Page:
THE Securities and Exchange Commission has revoked the dealer’s license of Prudentialife Plans Inc., the Prudentialife Group’s pre-need arm, for failing to cover its trust fund deficiency.
The commission en banc reached the decision because the assets Prudentialife Plans was proposing to include in its trust fund to cover its liabilities did not meet its requirements, SEC Chairman Fe Barin said in a telephone interview.
Prudentialife Plans would no longer be allowed to sell new pre-need policies, she said.
Over a million Filipinos hold policies in Prudentialife Plans, which in 1978 started as a pre-need company led by founder Francisco Alba, a former ambassador to the Holy See. Later on it diversified into financial services, non-life insurance, memorial plans, real estate and travel and leisure.
In 2006 Prudentialife Plans’ trust fund reached P16.2 billion, generating an income of P1.75 billion and a return on investment of 16.8 percent a year.
Barin said the pre-need firm obtained a dealer’s license for 2009 last December, and on the condition it build up its capital by putting in cash or assets to cover its deficiency.
But when the company applied for the SEC’s multi-year capital-buildup program, the commission did not find its assets acceptable. Under that program, the acceptable assets that may be contributed to a company’s trust fund and capital are income-generating real estate and unlisted shares that are not in any way related to the pre-need company.
In a statement, Prudentialife Plans president Albert Alba said that while the company was no longer allowed to sell pre-need policies, it would continue to operate as a servicing pre-need company and to pay benefits to its plan holders.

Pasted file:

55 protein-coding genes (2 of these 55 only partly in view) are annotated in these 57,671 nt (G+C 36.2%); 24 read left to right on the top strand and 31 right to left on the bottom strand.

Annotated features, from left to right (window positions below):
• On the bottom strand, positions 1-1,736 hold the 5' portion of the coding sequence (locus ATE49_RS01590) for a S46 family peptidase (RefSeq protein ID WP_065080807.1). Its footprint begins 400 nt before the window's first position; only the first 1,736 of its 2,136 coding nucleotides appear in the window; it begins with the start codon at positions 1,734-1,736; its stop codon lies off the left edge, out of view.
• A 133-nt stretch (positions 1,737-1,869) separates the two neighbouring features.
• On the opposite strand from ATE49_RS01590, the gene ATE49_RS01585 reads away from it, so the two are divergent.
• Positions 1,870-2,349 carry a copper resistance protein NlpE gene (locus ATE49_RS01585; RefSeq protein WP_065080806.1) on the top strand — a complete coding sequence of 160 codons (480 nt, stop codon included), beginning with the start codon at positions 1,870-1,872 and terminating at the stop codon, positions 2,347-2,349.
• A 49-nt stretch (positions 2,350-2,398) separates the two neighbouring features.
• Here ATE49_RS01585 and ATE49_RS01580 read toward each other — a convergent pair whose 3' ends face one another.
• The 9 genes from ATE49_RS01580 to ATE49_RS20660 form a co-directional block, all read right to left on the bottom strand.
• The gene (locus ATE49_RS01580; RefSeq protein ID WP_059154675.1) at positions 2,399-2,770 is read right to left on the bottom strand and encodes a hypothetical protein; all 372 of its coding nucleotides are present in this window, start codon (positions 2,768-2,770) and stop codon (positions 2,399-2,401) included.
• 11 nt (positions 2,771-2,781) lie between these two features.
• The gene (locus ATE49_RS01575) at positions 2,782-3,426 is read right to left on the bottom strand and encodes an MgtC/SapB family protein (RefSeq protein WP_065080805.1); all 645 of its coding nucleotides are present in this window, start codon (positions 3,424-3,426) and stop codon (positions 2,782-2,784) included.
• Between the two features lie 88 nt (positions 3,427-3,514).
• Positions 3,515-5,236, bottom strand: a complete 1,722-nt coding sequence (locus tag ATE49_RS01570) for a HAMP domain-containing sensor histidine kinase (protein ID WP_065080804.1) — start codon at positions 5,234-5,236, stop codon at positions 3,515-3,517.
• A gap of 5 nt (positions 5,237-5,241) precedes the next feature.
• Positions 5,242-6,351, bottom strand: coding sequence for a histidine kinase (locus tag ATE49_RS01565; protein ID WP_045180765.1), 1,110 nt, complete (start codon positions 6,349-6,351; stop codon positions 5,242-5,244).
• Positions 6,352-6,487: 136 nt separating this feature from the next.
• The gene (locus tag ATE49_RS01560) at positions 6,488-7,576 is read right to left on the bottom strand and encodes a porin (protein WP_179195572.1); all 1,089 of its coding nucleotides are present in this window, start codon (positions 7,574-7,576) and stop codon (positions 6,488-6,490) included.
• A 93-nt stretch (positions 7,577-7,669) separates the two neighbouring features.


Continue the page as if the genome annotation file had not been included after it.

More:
“We hope that these developments will be temporary owing to the prevailing economic environment and government efforts to institute much needed regulatory reforms,” he said.
“We are confident we could pursue new opportunities and build the business of Prudentialife beyond the pre-need industry.”
Meanwhile, Barin said the SEC had approved the application of Coco Plans to avail itself of the capital-buildup program.
She said only Coco Plans and Prudentialife had applied for the program, which allows ailing pre-need firms to build up their impaired capital and trust funds in four to five years as a result of the poor investment climate.
Industry figures show that the total trust fund deficiency of pre-need companies stood at P46.83 billion at the end of June 2008, and due to shrinking earnings from investments. That means pre-need firms will have to increase their capital and put more assets in their trust funds to cover their deficiencies.